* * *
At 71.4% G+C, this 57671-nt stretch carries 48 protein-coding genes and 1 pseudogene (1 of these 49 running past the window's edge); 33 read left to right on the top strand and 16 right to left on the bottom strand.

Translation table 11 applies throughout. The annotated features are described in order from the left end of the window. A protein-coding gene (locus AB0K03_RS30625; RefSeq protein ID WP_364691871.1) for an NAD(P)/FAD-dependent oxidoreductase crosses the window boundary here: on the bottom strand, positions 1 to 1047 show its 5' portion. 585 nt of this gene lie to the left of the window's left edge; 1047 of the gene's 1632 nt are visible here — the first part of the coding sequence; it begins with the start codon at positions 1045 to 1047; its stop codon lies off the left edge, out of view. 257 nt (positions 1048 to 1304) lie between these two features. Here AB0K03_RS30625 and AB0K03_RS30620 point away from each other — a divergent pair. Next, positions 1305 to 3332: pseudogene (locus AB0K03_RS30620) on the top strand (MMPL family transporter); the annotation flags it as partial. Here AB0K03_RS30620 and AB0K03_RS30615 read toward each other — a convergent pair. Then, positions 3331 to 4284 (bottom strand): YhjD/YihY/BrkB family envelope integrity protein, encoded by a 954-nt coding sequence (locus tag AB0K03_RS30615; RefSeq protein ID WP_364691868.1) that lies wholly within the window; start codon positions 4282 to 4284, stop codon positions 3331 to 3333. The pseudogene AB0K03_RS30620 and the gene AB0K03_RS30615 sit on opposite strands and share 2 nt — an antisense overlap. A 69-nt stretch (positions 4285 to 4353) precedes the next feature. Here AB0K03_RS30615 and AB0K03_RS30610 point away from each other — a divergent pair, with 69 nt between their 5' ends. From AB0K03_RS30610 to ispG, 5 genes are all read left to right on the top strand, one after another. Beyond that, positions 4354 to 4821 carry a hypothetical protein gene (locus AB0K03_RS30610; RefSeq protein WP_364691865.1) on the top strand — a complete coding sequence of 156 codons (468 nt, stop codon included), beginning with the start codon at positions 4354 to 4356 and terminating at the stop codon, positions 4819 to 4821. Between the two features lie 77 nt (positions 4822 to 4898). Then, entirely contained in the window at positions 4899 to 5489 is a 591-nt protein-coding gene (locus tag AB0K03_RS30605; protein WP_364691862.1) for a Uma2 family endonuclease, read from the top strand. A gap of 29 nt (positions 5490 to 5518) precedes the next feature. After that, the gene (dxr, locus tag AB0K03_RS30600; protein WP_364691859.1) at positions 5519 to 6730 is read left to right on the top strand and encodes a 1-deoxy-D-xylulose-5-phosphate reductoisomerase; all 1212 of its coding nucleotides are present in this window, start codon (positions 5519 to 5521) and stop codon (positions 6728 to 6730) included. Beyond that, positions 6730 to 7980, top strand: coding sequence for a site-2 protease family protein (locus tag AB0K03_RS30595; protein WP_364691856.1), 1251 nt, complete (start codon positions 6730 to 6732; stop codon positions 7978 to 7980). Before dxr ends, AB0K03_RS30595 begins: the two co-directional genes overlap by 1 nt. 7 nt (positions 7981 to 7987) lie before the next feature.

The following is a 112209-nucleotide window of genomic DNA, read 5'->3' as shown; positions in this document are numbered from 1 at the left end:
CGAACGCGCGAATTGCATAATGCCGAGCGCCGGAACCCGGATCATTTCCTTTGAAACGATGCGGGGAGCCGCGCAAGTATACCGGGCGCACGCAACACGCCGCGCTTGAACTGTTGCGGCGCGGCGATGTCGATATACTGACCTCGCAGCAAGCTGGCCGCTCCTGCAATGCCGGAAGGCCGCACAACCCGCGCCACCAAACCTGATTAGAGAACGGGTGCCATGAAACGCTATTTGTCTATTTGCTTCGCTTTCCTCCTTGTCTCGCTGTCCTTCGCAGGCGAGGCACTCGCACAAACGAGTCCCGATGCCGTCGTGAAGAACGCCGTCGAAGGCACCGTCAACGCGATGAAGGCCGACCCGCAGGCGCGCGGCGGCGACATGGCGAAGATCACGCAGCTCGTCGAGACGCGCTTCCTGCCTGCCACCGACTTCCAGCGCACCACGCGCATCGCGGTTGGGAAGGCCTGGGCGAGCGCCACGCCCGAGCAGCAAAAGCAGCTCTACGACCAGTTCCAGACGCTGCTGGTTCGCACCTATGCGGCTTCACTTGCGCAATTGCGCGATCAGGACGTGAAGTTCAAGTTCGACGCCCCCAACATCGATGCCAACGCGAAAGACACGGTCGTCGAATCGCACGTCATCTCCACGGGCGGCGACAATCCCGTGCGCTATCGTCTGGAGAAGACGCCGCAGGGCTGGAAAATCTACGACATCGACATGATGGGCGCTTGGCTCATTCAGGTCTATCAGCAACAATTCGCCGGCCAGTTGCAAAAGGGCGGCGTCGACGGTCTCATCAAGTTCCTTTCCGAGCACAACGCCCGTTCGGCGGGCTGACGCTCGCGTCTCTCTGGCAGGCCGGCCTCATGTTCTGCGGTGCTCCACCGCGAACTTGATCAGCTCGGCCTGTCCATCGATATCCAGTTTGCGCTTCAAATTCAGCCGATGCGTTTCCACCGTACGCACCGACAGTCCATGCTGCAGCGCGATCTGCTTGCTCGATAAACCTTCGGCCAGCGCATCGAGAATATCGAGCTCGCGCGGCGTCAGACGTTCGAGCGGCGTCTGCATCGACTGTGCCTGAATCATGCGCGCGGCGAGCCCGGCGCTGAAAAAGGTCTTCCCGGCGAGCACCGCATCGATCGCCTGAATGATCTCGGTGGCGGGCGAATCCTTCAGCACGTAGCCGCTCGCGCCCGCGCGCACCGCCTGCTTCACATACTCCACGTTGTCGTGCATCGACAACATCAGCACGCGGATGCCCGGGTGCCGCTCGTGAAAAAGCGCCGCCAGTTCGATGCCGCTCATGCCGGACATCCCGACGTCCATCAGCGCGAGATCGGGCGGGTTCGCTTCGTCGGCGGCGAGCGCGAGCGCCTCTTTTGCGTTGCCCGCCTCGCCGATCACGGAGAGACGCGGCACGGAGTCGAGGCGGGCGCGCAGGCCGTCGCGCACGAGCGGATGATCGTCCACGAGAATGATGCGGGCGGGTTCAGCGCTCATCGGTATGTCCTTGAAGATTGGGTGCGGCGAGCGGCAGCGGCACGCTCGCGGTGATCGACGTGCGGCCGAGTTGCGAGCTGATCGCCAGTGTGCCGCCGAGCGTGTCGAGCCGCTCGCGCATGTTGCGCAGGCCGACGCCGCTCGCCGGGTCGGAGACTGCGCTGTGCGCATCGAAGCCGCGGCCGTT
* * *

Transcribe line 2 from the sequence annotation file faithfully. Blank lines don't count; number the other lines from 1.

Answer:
Translation table 11 applies throughout. The annotated features are described in order from the left end of the window. A protein-coding gene (locus AB0K03_RS30625; RefSeq protein ID WP_364691871.1) for an NAD(P)/FAD-dependent oxidoreductase crosses the window boundary here: on the bottom strand, positions 1 to 1047 show its 5' portion. 585 nt of this gene lie to the left of the window's left edge; 1047 of the gene's 1632 nt are visible here — the first part of the coding sequence; it begins with the start codon at positions 1045 to 1047; its stop codon lies off the left edge, out of view. 257 nt (positions 1048 to 1304) lie between these two features. Here AB0K03_RS30625 and AB0K03_RS30620 point away from each other — a divergent pair. Next, positions 1305 to 3332: pseudogene (locus AB0K03_RS30620) on the top strand (MMPL family transporter); the annotation flags it as partial. Here AB0K03_RS30620 and AB0K03_RS30615 read toward each other — a convergent pair. Then, positions 3331 to 4284 (bottom strand): YhjD/YihY/BrkB family envelope integrity protein, encoded by a 954-nt coding sequence (locus tag AB0K03_RS30615; RefSeq protein ID WP_364691868.1) that lies wholly within the window; start codon positions 4282 to 4284, stop codon positions 3331 to 3333. The pseudogene AB0K03_RS30620 and the gene AB0K03_RS30615 sit on opposite strands and share 2 nt — an antisense overlap. A 69-nt stretch (positions 4285 to 4353) precedes the next feature. Here AB0K03_RS30615 and AB0K03_RS30610 point away from each other — a divergent pair, with 69 nt between their 5' ends. From AB0K03_RS30610 to ispG, 5 genes are all read left to right on the top strand, one after another. Beyond that, positions 4354 to 4821 carry a hypothetical protein gene (locus AB0K03_RS30610; RefSeq protein WP_364691865.1) on the top strand — a complete coding sequence of 156 codons (468 nt, stop codon included), beginning with the start codon at positions 4354 to 4356 and terminating at the stop codon, positions 4819 to 4821. Between the two features lie 77 nt (positions 4822 to 4898). Then, entirely contained in the window at positions 4899 to 5489 is a 591-nt protein-coding gene (locus tag AB0K03_RS30605; protein WP_364691862.1) for a Uma2 family endonuclease, read from the top strand. A gap of 29 nt (positions 5490 to 5518) precedes the next feature. After that, the gene (dxr, locus tag AB0K03_RS30600; protein WP_364691859.1) at positions 5519 to 6730 is read left to right on the top strand and encodes a 1-deoxy-D-xylulose-5-phosphate reductoisomerase; all 1212 of its coding nucleotides are present in this window, start codon (positions 5519 to 5521) and stop codon (positions 6728 to 6730) included. Beyond that, positions 6730 to 7980, top strand: coding sequence for a site-2 protease family protein (locus tag AB0K03_RS30595; protein WP_364691856.1), 1251 nt, complete (start codon positions 6730 to 6732; stop codon positions 7978 to 7980). Before dxr ends, AB0K03_RS30595 begins: the two co-directional genes overlap by 1 nt. 7 nt (positions 7981 to 7987) lie before the next feature.